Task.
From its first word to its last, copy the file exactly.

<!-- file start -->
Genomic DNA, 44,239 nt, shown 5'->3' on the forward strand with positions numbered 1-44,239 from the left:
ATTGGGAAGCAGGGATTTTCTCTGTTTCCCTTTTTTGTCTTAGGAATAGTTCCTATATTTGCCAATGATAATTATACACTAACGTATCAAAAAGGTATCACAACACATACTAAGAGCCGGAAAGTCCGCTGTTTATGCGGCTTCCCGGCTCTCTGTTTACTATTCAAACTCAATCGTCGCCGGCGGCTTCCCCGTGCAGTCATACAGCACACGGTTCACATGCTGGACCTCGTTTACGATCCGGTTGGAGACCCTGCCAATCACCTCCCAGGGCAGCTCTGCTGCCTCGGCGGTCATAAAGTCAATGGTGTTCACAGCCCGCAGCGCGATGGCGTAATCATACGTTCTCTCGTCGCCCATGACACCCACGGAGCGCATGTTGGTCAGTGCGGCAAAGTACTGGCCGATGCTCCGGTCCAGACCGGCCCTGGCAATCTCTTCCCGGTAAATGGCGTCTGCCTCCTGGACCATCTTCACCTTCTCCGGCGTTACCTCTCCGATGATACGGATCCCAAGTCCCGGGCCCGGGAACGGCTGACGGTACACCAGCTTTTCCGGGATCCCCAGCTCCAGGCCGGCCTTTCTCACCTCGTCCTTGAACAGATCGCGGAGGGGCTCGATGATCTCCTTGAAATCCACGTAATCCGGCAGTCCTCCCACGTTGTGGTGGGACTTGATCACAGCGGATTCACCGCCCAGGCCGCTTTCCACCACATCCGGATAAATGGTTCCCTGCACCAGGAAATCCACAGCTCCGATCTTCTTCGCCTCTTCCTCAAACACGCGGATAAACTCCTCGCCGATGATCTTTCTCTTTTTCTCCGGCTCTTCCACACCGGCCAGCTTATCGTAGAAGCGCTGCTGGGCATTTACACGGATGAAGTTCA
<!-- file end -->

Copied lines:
Genomic DNA, 44,239 nt, shown 5'->3' on the forward strand with positions numbered 1-44,239 from the left:
ATTGGGAAGCAGGGATTTTCTCTGTTTCCCTTTTTTGTCTTAGGAATAGTTCCTATATTTGCCAATGATAATTATACACTAACGTATCAAAAAGGTATCACAACACATACTAAGAGCCGGAAAGTCCGCTGTTTATGCGGCTTCCCGGCTCTCTGTTTACTATTCAAACTCAATCGTCGCCGGCGGCTTCCCCGTGCAGTCATACAGCACACGGTTCACATGCTGGACCTCGTTTACGATCCGGTTGGAGACCCTGCCAATCACCTCCCAGGGCAGCTCTGCTGCCTCGGCGGTCATAAAGTCAATGGTGTTCACAGCCCGCAGCGCGATGGCGTAATCATACGTTCTCTCGTCGCCCATGACACCCACGGAGCGCATGTTGGTCAGTGCGGCAAAGTACTGGCCGATGCTCCGGTCCAGACCGGCCCTGGCAATCTCTTCCCGGTAAATGGCGTCTGCCTCCTGGACCATCTTCACCTTCTCCGGCGTTACCTCTCCGATGATACGGATCCCAAGTCCCGGGCCCGGGAACGGCTGACGGTACACCAGCTTTTCCGGGATCCCCAGCTCCAGGCCGGCCTTTCTCACCTCGTCCTTGAACAGATCGCGGAGGGGCTCGATGATCTCCTTGAAATCCACGTAATCCGGCAGTCCTCCCACGTTGTGGTGGGACTTGATCACAGCGGATTCACCGCCCAGGCCGCTTTCCACCACATCCGGATAAATGGTTCCCTGCACCAGGAAATCCACAGCTCCGATCTTCTTCGCCTCTTCCTCAAACACGCGGATAAACTCCTCGCCGATGATCTTTCTCTTTTTCTCCGGCTCTTCCACACCGGCCAGCTTATCGTAGAAGCGCTGCTGGGCATTTACACGGATGAAGTTCA